The drinking game itself isn’t a college fad that loses its mojo after graduation. In fact, it’s almost too easy to have a large group of people over at your house and decide, hey, let’s all socialize together and drink while we do it! What better a way to do that than with a game?
Americans have a variety of drinking games to choose from and most people of college age or above are at least slightly familiar with them. Beer pong, flip cup, quarters, the list can go on. But what about our friends around the world? Do they drink the same way we do, with ping pong balls, cheap beers and fiery competition? It seems that in fact, they do.
Know any great international drinking games? Leave them in the comments below so everyone can play!
Photo courtesy of greyloch via Flickr/cc
Rules of Jiuling:
Without showing anyone else, hold up fingers to represent a number 1-10, or make symbols with your fingers to represent numbers 11-20. Each player then guesses the sum of all the players’ fingers. The player with the closest guess stays sober that round, while everyone else has to take a shot.
England: Fuzzy Duck
Rules of Fuzzy Duck:
One player is nominated to start. He or she either says "FUZZY DUCK" or "DUCKY FUZZ.” If the first player said "FUZZY DUCK" then the player on his left can either say "FUZZY DUCK" or "DOES HE.” If the first player said "DUCKY FUZZ" then the player on his right can either say "DUCKY FUZZ" or "DOES HE". If the second player in either direction repeats the first player then the play passes to the next person around the table. He can say "FUZZY DUCK"/"DUCKY FUZZ" following the second player or "DOES HE". The phrase "DOES HE" reverses the play around the group, i.e. switches clockwise for anti-clockwise or vice-versa. It also has the effect of changing the phrase so "DUCKY FUZZ" becomes "FUZZY DUCK" and vice-versa. Two people can say "DOES HE" one after another, this has the effect that the play carries on in the same direction as before and with the same phrase.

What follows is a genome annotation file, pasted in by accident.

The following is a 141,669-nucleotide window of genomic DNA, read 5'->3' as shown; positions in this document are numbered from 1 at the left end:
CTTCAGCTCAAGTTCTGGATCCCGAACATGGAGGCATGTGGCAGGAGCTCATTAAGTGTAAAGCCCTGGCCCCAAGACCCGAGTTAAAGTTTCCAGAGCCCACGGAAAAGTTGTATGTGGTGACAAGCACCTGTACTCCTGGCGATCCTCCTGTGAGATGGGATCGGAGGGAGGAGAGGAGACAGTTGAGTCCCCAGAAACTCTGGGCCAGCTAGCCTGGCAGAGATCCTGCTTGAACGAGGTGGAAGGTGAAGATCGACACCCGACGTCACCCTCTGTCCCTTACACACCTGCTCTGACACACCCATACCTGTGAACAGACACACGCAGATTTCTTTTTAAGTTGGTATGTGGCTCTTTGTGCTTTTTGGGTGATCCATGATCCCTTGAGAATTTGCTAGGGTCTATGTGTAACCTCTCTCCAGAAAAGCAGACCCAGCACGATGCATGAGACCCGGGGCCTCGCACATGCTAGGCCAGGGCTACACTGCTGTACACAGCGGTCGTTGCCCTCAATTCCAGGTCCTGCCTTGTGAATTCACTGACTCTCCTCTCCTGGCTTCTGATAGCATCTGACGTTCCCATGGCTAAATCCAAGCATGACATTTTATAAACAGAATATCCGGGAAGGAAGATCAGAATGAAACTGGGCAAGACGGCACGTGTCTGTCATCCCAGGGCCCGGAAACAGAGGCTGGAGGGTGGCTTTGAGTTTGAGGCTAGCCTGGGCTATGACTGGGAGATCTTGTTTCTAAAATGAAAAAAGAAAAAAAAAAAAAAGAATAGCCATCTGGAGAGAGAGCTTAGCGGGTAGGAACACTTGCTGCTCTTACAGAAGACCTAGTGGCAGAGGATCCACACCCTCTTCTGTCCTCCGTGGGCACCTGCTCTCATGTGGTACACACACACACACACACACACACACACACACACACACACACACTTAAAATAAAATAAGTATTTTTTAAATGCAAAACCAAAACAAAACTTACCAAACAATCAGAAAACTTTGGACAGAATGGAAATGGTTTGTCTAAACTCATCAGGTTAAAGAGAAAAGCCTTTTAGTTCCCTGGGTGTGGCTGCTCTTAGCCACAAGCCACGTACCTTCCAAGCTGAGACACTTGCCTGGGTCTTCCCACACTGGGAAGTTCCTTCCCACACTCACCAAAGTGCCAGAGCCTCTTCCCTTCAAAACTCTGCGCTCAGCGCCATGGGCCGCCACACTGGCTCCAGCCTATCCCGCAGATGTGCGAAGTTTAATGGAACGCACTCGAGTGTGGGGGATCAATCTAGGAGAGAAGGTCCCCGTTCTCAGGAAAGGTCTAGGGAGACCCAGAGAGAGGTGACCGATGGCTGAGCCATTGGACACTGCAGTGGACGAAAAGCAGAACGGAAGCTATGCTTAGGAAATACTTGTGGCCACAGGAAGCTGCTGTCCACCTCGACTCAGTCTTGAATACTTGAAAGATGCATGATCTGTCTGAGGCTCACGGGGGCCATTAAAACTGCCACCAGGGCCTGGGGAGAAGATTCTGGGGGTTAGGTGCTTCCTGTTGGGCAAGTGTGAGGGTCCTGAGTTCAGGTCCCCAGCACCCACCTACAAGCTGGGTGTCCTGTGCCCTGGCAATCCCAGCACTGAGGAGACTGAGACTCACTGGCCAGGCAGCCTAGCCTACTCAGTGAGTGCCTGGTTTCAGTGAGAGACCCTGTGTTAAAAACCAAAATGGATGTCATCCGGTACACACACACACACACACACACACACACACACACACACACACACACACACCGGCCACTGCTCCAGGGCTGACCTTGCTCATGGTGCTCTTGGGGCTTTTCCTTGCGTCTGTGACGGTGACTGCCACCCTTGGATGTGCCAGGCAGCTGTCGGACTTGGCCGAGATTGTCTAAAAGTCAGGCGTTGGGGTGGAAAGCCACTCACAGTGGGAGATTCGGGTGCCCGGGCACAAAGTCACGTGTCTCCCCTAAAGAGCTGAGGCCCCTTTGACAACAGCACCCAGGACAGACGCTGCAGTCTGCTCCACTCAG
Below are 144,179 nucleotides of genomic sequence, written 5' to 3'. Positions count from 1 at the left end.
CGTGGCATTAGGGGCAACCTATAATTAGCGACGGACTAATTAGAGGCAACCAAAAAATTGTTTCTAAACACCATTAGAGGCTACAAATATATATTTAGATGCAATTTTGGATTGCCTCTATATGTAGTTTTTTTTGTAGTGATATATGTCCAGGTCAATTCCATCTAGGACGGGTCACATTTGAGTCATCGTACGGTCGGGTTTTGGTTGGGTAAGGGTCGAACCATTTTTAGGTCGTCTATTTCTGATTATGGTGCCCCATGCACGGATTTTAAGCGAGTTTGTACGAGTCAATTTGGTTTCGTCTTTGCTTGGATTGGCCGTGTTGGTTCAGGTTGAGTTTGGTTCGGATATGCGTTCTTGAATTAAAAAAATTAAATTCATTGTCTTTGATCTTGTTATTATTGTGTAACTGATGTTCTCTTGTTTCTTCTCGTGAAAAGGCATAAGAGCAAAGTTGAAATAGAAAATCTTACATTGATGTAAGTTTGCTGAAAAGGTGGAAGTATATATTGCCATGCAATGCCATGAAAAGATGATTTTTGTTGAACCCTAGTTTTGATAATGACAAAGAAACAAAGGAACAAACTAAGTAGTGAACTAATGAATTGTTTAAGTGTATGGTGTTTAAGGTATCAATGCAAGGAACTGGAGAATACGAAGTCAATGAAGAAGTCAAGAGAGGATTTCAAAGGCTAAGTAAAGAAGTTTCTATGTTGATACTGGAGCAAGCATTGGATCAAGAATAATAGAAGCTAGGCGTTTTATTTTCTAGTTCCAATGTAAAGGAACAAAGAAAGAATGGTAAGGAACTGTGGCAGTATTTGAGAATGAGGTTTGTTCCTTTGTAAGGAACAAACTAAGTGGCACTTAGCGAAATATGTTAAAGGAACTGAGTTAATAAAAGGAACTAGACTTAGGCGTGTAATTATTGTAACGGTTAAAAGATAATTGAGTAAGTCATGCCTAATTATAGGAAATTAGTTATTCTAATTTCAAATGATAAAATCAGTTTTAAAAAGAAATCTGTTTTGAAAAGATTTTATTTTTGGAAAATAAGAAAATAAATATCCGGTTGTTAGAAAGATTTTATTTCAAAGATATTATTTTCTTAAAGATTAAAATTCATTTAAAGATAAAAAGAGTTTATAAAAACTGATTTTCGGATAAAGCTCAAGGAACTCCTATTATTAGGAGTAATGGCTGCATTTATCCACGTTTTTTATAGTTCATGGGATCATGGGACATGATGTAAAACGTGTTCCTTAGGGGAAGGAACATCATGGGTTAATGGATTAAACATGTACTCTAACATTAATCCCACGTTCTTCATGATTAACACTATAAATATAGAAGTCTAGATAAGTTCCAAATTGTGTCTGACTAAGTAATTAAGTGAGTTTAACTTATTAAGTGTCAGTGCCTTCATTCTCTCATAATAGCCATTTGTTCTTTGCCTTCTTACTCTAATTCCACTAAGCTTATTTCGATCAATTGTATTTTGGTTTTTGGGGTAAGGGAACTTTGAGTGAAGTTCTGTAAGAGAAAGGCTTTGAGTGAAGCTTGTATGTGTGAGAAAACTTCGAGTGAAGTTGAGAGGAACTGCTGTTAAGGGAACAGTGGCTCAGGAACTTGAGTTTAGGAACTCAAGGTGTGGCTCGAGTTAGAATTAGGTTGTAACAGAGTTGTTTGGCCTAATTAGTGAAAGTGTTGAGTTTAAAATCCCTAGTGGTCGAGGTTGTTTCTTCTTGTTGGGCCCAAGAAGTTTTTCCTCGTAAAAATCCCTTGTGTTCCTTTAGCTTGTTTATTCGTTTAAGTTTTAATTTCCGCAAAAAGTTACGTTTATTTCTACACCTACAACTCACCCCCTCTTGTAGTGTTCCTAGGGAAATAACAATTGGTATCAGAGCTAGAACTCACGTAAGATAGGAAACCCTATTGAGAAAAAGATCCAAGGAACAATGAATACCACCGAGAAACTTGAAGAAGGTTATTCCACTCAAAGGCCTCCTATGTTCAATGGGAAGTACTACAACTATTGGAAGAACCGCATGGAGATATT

There are only two more rules, you cannot say the same phrase twice in one session. If you said "DUCKY FUZZ" last time and the order of play means that you should say "DUCKY FUZZ" again you must say "DOES HE" so reversing the direction of play and the phrase. If anyone makes any form of mistake in pronunciation or in the order of play, i.e. saying the same phrase twice, then a forfeit must be paid. Normally this consists of downing your shot in one, any mistakes in carrying out the forfeit can lead to further forfit.
Rules of Coasters:
Participants need a plentiful supply of cheap cardboard coasters and beer. The game is played at the bar or on a table. It begins with one coaster placed at the edge of the table with the object being to flick the coaster with a finger in the air and catch it with the same hand before it hits the table. Each round gives participants one chance to flip and catch the coasters. If you don’t catch it, you have to drink the amount of coasters that were caught by the previous player. Play starts with one coaster and increases by one each round.
Russia: Bear Paw
Rules of Bear Paw:
A beer mug is filled with beer and passed around. After each person drinks, the mug is topped off with vodka. This continues until everyone is passed out or the mug is full of pure vodka, at which point nobody is left standing anyway. If by some miracle the mug is full of vodka and players are still conscious, the mug continues to be passed around, this time being topped-off with beer after every sip. This goes on until nobody is left awake.
Australia: The True Blue Drinking Game
Rules for The True Blue Drinking Game:
Pick a random person, and get all of your friends (who know the song) to sing along and single them out. Here's how the song goes:
“Here’s to [insert friend’s name] he’s/she’s true blue!
He’s a piss pot through and through,
He’s a bastard so they say, and he’s not going to heaven, he went the other way!
He’s going down, down, down down! (keep singing this part until the person has finished their entire drink. As soon as they’re done, follow up with):
“Hooray to [insert name]
Hooray at last!
Hooray to [insert name]
He’s a horse’s arse!”